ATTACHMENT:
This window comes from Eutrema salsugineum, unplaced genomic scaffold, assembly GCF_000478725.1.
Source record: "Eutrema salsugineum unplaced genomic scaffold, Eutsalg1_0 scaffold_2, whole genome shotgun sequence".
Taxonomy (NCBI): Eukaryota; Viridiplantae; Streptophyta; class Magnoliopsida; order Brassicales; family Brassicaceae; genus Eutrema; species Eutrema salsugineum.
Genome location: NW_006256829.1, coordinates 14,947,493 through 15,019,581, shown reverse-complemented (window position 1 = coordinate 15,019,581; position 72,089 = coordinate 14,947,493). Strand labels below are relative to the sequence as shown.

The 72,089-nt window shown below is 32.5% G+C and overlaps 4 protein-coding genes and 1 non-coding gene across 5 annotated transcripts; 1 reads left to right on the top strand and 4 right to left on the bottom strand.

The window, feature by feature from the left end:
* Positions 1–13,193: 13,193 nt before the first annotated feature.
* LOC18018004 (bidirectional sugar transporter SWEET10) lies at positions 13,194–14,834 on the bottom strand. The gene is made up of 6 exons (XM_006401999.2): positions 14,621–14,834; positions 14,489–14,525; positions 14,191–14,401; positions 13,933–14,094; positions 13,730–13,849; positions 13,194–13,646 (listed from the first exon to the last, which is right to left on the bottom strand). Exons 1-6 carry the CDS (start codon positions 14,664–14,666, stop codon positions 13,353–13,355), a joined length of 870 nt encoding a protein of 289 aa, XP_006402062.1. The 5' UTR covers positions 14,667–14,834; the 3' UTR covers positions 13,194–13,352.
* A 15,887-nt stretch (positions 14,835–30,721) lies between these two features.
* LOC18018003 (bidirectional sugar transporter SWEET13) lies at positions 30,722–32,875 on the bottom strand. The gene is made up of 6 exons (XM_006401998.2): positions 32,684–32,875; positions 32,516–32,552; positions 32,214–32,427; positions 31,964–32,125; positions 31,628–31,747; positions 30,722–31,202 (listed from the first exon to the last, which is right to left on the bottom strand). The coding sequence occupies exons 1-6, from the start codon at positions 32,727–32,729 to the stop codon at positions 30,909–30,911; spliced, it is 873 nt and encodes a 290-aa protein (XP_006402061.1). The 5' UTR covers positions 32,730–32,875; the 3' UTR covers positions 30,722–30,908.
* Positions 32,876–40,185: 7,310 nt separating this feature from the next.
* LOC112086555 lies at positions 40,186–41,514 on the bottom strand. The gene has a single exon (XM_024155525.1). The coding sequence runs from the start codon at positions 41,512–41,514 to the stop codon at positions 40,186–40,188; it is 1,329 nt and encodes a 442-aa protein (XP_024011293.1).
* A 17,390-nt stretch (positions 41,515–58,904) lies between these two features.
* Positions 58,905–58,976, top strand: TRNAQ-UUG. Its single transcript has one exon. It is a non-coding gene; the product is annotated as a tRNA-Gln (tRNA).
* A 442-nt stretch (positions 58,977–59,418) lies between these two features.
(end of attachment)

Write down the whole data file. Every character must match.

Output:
This window comes from Eutrema salsugineum, unplaced genomic scaffold, assembly GCF_000478725.1.
Source record: "Eutrema salsugineum unplaced genomic scaffold, Eutsalg1_0 scaffold_2, whole genome shotgun sequence".
Taxonomy (NCBI): Eukaryota; Viridiplantae; Streptophyta; class Magnoliopsida; order Brassicales; family Brassicaceae; genus Eutrema; species Eutrema salsugineum.
Genome location: NW_006256829.1, coordinates 14,947,493 through 15,019,581, shown reverse-complemented (window position 1 = coordinate 15,019,581; position 72,089 = coordinate 14,947,493). Strand labels below are relative to the sequence as shown.

The 72,089-nt window shown below is 32.5% G+C and overlaps 4 protein-coding genes and 1 non-coding gene across 5 annotated transcripts; 1 reads left to right on the top strand and 4 right to left on the bottom strand.

The window, feature by feature from the left end:
* Positions 1–13,193: 13,193 nt before the first annotated feature.
* LOC18018004 (bidirectional sugar transporter SWEET10) lies at positions 13,194–14,834 on the bottom strand. The gene is made up of 6 exons (XM_006401999.2): positions 14,621–14,834; positions 14,489–14,525; positions 14,191–14,401; positions 13,933–14,094; positions 13,730–13,849; positions 13,194–13,646 (listed from the first exon to the last, which is right to left on the bottom strand). Exons 1-6 carry the CDS (start codon positions 14,664–14,666, stop codon positions 13,353–13,355), a joined length of 870 nt encoding a protein of 289 aa, XP_006402062.1. The 5' UTR covers positions 14,667–14,834; the 3' UTR covers positions 13,194–13,352.
* A 15,887-nt stretch (positions 14,835–30,721) lies between these two features.
* LOC18018003 (bidirectional sugar transporter SWEET13) lies at positions 30,722–32,875 on the bottom strand. The gene is made up of 6 exons (XM_006401998.2): positions 32,684–32,875; positions 32,516–32,552; positions 32,214–32,427; positions 31,964–32,125; positions 31,628–31,747; positions 30,722–31,202 (listed from the first exon to the last, which is right to left on the bottom strand). The coding sequence occupies exons 1-6, from the start codon at positions 32,727–32,729 to the stop codon at positions 30,909–30,911; spliced, it is 873 nt and encodes a 290-aa protein (XP_006402061.1). The 5' UTR covers positions 32,730–32,875; the 3' UTR covers positions 30,722–30,908.
* Positions 32,876–40,185: 7,310 nt separating this feature from the next.
* LOC112086555 lies at positions 40,186–41,514 on the bottom strand. The gene has a single exon (XM_024155525.1). The coding sequence runs from the start codon at positions 41,512–41,514 to the stop codon at positions 40,186–40,188; it is 1,329 nt and encodes a 442-aa protein (XP_024011293.1).
* A 17,390-nt stretch (positions 41,515–58,904) lies between these two features.
* Positions 58,905–58,976, top strand: TRNAQ-UUG. Its single transcript has one exon. It is a non-coding gene; the product is annotated as a tRNA-Gln (tRNA).
* A 442-nt stretch (positions 58,977–59,418) lies between these two features.